Thursday, April 08, 2010
More Evidence That Things Need to Change
Yet an increasing number of thinkers have begun to urge a new approach to the issue -- and it's one that the proponents of the current approach will almost certainly despise.
Yet the clear evidence that changes are desperately needed continues to mount. Not only is there the spectre of lingering and grinding aboriginal poverty, but more and more aboriginal Canadians are moving off-reserve and into cities. It's only natural that they would do this, as that is where most of the opportunities for them seem to lay.
“The fastest growing population is the young aboriginal population and we need those young people to be educated and in the workforce,” says Calvin Helin. “Not for reasons of a moral imperative, but for the very prosperity and competitiveness of Canada as a nation.”
This isn't a bad thing or a good thing, unless one depends upon the views of any particular paradigm on aboriginal affairs. Those who would prefer to see strong on-reserve communities must be concerned about this development. Those who prefer to see aboriginals assimilate likely welcome it.
If those who wish to see strong on-reserve cultural communities wish to see those communities thrive they will need a way to provide opportunities to youths who decide to stay on-reserve. But the currently dominant model for aboriginal affairs in Canada -- simply pumping more and more funds into reserves -- has clearly failed to provide such opportunities.
A change is urgently needed.
A key may be found in Tom Flanagan's theories. According to Flanagan, the key to aleviating aboriginal poverty is to allow aboriginal bands to make use of the resources they already have.
"Canada's first nations are potentially wealthy landlords, with land reserves totalling nearly three million hectares," Flanagan recently wrote in the Globe and Mail. "Dozens of reserves are near major cities such as Vancouver, Edmonton, Calgary and Montreal, as well as rapidly growing smaller towns such as Kamloops, Kelowna and Courtenay-Comox. This land base represents an economic asset that could make a major contribution to raising first nations' standard of living."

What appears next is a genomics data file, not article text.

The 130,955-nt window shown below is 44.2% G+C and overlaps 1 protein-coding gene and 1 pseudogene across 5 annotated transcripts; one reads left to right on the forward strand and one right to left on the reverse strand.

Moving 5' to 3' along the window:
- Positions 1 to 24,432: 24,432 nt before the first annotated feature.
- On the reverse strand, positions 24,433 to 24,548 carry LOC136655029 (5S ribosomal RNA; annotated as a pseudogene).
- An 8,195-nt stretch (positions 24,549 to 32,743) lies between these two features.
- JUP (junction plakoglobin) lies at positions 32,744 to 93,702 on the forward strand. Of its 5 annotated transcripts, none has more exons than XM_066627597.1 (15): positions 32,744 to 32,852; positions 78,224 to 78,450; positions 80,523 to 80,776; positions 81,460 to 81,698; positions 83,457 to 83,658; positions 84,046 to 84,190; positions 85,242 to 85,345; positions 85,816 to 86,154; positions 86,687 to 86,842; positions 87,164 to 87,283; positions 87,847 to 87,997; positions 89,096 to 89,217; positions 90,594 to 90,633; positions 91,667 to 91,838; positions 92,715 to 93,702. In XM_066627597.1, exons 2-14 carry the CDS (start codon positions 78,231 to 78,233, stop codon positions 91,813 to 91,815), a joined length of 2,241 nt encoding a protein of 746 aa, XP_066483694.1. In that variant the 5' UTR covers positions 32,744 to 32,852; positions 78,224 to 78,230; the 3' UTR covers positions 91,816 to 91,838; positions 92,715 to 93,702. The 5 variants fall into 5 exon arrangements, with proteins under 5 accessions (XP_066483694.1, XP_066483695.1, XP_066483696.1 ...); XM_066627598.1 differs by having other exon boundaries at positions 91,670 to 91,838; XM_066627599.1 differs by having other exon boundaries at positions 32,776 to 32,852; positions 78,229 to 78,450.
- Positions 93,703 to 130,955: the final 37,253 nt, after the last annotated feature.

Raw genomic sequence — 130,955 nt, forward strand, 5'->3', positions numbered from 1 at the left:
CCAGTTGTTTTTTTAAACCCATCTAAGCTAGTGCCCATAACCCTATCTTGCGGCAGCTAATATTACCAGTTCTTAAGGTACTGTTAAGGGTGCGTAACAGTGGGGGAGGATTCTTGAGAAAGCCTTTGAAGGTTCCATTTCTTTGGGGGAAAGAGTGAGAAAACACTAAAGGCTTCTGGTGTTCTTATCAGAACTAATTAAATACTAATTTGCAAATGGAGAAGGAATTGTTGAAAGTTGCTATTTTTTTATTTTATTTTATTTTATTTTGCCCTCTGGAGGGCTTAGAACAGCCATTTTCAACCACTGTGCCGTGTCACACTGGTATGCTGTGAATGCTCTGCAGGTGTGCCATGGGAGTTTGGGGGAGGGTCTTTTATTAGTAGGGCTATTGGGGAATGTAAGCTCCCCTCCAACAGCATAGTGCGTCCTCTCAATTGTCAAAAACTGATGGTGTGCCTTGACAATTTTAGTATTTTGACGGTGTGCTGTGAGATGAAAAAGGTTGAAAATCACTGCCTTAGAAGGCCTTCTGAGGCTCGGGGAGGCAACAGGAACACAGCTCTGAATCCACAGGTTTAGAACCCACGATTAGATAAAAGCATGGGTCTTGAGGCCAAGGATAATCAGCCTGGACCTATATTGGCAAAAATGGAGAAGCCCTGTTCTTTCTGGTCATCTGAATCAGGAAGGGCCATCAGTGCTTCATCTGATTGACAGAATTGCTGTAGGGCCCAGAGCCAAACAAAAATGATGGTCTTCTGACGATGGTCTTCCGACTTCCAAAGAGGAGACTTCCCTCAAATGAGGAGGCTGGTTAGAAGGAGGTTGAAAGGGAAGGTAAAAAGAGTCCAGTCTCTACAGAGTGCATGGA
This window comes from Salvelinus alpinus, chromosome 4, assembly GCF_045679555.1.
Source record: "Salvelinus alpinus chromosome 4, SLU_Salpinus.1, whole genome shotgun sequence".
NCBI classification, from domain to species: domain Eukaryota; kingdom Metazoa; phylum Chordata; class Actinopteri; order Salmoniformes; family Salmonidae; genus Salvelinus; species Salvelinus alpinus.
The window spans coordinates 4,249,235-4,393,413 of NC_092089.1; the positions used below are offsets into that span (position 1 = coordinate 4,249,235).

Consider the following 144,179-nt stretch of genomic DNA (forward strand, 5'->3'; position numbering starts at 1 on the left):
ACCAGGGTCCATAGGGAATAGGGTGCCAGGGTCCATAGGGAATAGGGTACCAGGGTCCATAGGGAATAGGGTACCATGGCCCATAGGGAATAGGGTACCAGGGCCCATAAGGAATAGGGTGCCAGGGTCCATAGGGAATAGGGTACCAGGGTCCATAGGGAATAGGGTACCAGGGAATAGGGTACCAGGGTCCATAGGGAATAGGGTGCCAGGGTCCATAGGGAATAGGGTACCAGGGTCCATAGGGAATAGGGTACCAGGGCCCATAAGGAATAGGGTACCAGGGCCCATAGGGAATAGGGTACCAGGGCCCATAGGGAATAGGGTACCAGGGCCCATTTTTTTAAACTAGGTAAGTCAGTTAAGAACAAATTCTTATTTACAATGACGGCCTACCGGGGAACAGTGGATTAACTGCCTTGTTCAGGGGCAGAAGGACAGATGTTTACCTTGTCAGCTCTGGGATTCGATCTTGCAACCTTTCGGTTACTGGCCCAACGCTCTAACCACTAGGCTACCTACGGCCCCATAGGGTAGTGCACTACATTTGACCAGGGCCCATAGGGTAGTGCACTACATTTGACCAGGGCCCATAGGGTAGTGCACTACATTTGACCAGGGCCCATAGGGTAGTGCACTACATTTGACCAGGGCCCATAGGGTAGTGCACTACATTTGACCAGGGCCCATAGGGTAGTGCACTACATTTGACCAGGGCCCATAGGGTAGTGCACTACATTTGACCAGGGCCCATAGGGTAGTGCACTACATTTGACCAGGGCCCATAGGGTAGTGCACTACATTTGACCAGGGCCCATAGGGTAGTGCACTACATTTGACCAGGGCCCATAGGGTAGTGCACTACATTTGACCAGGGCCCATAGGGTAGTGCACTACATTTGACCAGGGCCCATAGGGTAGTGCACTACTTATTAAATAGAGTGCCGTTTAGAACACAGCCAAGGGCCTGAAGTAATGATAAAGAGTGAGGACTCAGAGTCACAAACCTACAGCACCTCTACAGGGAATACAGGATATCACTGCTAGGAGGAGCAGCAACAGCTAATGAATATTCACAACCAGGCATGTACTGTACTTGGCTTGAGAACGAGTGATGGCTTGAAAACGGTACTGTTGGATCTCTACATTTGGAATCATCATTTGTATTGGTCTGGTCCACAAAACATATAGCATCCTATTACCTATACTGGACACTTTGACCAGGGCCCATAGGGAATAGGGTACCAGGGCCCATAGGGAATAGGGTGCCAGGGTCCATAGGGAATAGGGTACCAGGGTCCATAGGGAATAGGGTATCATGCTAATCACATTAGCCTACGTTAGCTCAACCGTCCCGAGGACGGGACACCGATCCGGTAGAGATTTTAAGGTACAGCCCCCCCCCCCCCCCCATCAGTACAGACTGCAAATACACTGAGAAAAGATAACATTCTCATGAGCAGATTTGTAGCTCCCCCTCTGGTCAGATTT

Flanagan notes that passing legislation allowing aboriginal bands to assume property rights over their land on a voluntary basis would repair key inadequacies in the current state of aboriginal property rights.
Flanagan also argues that it would settle the debate over the best course for aboriginal Canadians.
"The political left in Canada believes in aboriginal self-government, while the political right emphasizes the integration of native peoples into the mainstream," Flanagan writes. "In this case, left and right can come together: First nations will be able to get underlying title to their land, an important part of self-government; and they will also find it easier to adopt individual property rights for their landholdings, which will facilitate their participation in the Canadian economy."
This, of course, will not be a panacea for aboriginal poverty. Decades of government investment in fighting poverty will remain necessary, but at least the prospect of self-spurred economic development on Canadian aboriginal reserves will provide some light at the end of the tunnel.
In the meantime, there are some other key reforms that will be necessary.
The movement of aboriginal youths into cities has left many of them feeling unrepresented, according to a recent poll.
Off-reserve aboriginals are supposed to be represented by the Congress of Aboriginal Peoples. Yet 40% of off-reserve aboriginals couldn't identify the organization as representing them.
Helin suggests that aboriginals don't recognize CAP as their representation because they get no opportunity to elect them.
“There’s a lot of resentment that there isn’t any representation, and I think that clearly came out in the study,” he says. “Once there is equal representation, and everybody has the chance to elect the national chief of the AFN, for example, people I think will have a much greater sense of ownership.”
Democratic reform is the other side of aboriginal self-government that aboriginal bands will need to address. Those who insist the hereditary nature of political leadership is an aboriginal tradition that must be preserved will need to recognize that this decision will ultimately be up to aboriginals, but should be up to all aboriginals -- not just their chiefs.
One thing is certain: the status quo on aboriginal affairs doesn't work, and there is no reason to expect that will change any time soon.
The evidence for the need for change is apparent: now all we need is for our political leaders -- both aboriginal and non-aboriginal -- to recognize it.